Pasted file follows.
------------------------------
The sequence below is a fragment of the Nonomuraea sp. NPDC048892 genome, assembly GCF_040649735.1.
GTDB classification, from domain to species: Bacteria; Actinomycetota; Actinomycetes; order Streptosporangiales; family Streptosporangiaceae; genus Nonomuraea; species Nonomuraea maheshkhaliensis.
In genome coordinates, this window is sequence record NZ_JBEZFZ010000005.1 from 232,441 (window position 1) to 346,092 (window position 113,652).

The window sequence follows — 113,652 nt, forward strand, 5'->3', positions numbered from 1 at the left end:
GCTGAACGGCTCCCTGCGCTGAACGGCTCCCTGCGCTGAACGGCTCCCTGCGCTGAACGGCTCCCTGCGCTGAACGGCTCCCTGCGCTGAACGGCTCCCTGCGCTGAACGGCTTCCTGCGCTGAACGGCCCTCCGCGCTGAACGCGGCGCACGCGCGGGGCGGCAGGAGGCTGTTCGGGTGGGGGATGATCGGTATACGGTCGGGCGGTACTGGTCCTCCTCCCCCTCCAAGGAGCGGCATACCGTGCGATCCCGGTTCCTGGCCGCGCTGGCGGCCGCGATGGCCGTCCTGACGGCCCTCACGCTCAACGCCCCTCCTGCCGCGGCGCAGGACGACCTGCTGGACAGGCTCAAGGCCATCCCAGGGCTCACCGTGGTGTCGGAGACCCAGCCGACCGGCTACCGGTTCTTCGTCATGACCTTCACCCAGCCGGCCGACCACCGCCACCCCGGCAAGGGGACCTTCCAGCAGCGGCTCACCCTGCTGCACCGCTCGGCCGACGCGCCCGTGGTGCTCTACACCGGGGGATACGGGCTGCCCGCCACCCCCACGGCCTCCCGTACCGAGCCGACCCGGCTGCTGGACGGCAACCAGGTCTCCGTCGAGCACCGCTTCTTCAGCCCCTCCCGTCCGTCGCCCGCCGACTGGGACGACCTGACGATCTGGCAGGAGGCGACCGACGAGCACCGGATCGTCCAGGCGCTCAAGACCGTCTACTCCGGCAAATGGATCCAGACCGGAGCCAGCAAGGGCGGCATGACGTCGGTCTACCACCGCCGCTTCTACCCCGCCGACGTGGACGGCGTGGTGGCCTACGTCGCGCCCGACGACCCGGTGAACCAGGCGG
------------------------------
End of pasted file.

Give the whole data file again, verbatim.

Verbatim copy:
The sequence below is a fragment of the Nonomuraea sp. NPDC048892 genome, assembly GCF_040649735.1.
GTDB classification, from domain to species: Bacteria; Actinomycetota; Actinomycetes; order Streptosporangiales; family Streptosporangiaceae; genus Nonomuraea; species Nonomuraea maheshkhaliensis.
In genome coordinates, this window is sequence record NZ_JBEZFZ010000005.1 from 232,441 (window position 1) to 346,092 (window position 113,652).

The window sequence follows — 113,652 nt, forward strand, 5'->3', positions numbered from 1 at the left end:
GCTGAACGGCTCCCTGCGCTGAACGGCTCCCTGCGCTGAACGGCTCCCTGCGCTGAACGGCTCCCTGCGCTGAACGGCTCCCTGCGCTGAACGGCTCCCTGCGCTGAACGGCTTCCTGCGCTGAACGGCCCTCCGCGCTGAACGCGGCGCACGCGCGGGGCGGCAGGAGGCTGTTCGGGTGGGGGATGATCGGTATACGGTCGGGCGGTACTGGTCCTCCTCCCCCTCCAAGGAGCGGCATACCGTGCGATCCCGGTTCCTGGCCGCGCTGGCGGCCGCGATGGCCGTCCTGACGGCCCTCACGCTCAACGCCCCTCCTGCCGCGGCGCAGGACGACCTGCTGGACAGGCTCAAGGCCATCCCAGGGCTCACCGTGGTGTCGGAGACCCAGCCGACCGGCTACCGGTTCTTCGTCATGACCTTCACCCAGCCGGCCGACCACCGCCACCCCGGCAAGGGGACCTTCCAGCAGCGGCTCACCCTGCTGCACCGCTCGGCCGACGCGCCCGTGGTGCTCTACACCGGGGGATACGGGCTGCCCGCCACCCCCACGGCCTCCCGTACCGAGCCGACCCGGCTGCTGGACGGCAACCAGGTCTCCGTCGAGCACCGCTTCTTCAGCCCCTCCCGTCCGTCGCCCGCCGACTGGGACGACCTGACGATCTGGCAGGAGGCGACCGACGAGCACCGGATCGTCCAGGCGCTCAAGACCGTCTACTCCGGCAAATGGATCCAGACCGGAGCCAGCAAGGGCGGCATGACGTCGGTCTACCACCGCCGCTTCTACCCCGCCGACGTGGACGGCGTGGTGGCCTACGTCGCGCCCGACGACCCGGTGAACCAGGCGG